Watching the Garden Grow
We saw 25 degrees on the thermometer on the morning of June 1st. The growing season up here on the mountain is considerably shorter than it is in the Champlain Valley where we grew our vegetables last year. Marion finished planting the garden during the first week of June and, in the photo above, takes a moment to enjoy the late spring sunshine.
To keep the deer and other critters from sharing the harvest we erected a 7-foot fence around the garden using hemlock posts that we harvested from the adjacent forest.
Marion prepares to settle the tomato plants into the earth (above).
We've been mowing the meadows two or three times per summer for the past three years to encourage the grasses. Someday we may return the fields to hay production but that's way down on the list of priorities. For now, we enjoy wildflowers that bloom in abundance.
Today I took a walk through the meadow with a camera to capture a few close-ups.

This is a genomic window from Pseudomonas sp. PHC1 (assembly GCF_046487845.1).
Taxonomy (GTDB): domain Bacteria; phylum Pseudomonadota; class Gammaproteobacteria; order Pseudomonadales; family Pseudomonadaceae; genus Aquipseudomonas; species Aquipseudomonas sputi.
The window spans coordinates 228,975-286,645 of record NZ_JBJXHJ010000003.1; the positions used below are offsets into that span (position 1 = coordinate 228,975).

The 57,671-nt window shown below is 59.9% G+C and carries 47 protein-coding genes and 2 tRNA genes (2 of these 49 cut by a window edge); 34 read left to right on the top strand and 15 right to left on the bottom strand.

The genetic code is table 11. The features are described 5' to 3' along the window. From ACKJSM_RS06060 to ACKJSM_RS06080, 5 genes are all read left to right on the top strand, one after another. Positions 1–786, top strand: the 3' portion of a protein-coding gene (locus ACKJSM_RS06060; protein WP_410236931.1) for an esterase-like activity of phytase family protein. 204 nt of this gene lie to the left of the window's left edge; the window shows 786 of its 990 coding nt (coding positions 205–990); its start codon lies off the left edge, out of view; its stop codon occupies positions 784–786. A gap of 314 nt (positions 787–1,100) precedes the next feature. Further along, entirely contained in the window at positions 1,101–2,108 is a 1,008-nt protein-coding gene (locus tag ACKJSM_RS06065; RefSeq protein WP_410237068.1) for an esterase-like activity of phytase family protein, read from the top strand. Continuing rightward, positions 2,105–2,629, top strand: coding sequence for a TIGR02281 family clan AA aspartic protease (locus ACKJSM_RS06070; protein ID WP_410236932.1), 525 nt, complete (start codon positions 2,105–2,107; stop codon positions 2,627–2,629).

The Vermont state flower, the red clover, is the most abundant of the mix but white daisies, yellow buttercups, orange and yellow hawkweed, and purple fleabane contribute to the colorful palette.
While marveling at the mix of color and delicate petals (and trying not to disturb the butterflies and bees) I think back to the days when I lived surrounded by neighbors who took pride in their weed-free suburban lawns. I can't help but wonder if those sterile neighborhoods began as fields of color such as the one I enjoy today.